Enter a grandparent's name to get started.
Harris Winfield Hutchinson, deputy state grain inspector at Hutchinson, had been in the grain business the greater part of his active life and had as many and diverse qualifications for his present position as any one could ask.
While he had lived at Hutchinson only a few years, he feels that the town had some specially intimate associations for him. It will be recalled that Hutchinson, Kansas, was established in 1871 and named for C. C. Hutchinson. A brother of this Kansas man, Asa Hutchinson, also founded the Town of Hutchinson, Minnesota. Mr. H. W. Hutchinson is related to both of these men.
Harris Winfield Hutchinson was born at Madison, Wisconsin, November 3, 1861. His father, Capt. Martin Van Buren Hutchinson, was born at Montpelier, Vermont, in 1834, and his parents removed to Wisconsin about 1846, when Wisconsin was still a territory. They located at Packwaukee, where he was reared. He married at Waterloo, Wisconsin, and in 1861, at the outbreak of the Civil war, enlisted with a Wisconsin regiment of infantry and was throughout the entire struggle. He was through the Vicksburg campaign and many other battles and engagements, and after the war was sent to Fort Leavenworth, Kansas, as captain in another regiment to quell an Indian uprising. Following the war he returned to Waterloo, Wisconsin, and was engaged in the grain business there. In 1889 he removed to Farmington, North Dakota, and continued active as a grain merchant until his death in 1895. He was a democrat in politics and filled the office of constable and other minor positions. His popularity and ability were strikingly testified to when, during Grant’s administration, he was appointed and served as internal revenue inspector for the State of Louisiana from 1876 to 1878. His headquarters were at Baton Rouge. It was most unusual for a democrat at that time to secure any important post from the administration. For many years he was affiliated with the Masonic fraternity.
Captain Hutchinson married Mary Babcock. She was born in Cattaraugus County, New York, in 1839, and died at Farmington, North Dakota, in 1895, just ten days before her husband. Their children were: Harris W.; Edith, unmarried and a bookkeeper for a newspaper at St. Paul, Minnesota; Fred, who was last heard of by the family fifteen years ago; G. W., a railway mail clerk living at St. Paul; Harriet, who died in infancy; Seth, a twin brother of Harriet, died at the age of seventeen.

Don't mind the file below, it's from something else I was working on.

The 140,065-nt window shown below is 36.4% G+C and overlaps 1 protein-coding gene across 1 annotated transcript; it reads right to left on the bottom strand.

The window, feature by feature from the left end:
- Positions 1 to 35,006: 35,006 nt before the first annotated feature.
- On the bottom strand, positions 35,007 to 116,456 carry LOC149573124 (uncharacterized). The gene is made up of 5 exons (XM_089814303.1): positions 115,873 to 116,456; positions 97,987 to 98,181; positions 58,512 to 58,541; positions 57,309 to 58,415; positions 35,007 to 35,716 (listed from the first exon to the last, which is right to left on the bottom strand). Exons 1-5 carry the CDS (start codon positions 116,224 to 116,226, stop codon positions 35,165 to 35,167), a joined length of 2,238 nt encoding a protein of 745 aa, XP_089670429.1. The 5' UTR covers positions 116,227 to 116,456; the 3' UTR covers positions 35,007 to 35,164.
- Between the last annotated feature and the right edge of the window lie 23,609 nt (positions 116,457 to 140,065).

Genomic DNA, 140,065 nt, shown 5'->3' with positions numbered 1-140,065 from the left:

Harris W. Hutchinson received a high school education at Waterloo, Wisconsin, and left school when about eighteen years old. He then went to Dakota Territory, followed various occupations, but eventually settled down to the grain business and had followed that steadily ever since except for a period of five years during which he was postmaster at Wheatland, North Dakota. He was appointed under Cleveland’s administration and served one year into McKinley’s term. From Wheatland in 1898 he moved to St. Paul, Minnesota, was there two years, and in 1899 came to Kansas, spending a year at Great Bend and other points prospecting and looking for a location. He was a resident of Oklahoma about two years, and for three years was elevator manager at Greensburg, Kansas, for the O’Neil, Kaufman & Pettit Grain Company. From June, 1913, to June, 1914, he was manager of the Farmers Elevator at Turon, Kansas, and on July 1, 1914, entered the Kansas State Grain Inspection Department as deputy grain inspector. He was located at Wichita and Kansas City, Kansas, and since January 1, 1917, had been located at Hutchinson, with offices in the Rohrabaugh-Wiley Building.
Mr. Hutchinson is a democrat and is a member of the Cleo Lodge, Ancient Free and Accepted Masons, at Cleo, Oklahoma. November 24, 1890, at Eureka, Wisconsin, he married Miss Delia Donnelly, a native of Eureka. They have one child, Kathryn, who was born August 11, 1894, and is still at home. She graduated from the Kiowa County High School at Greensburg, Kansas, with the class of 1912.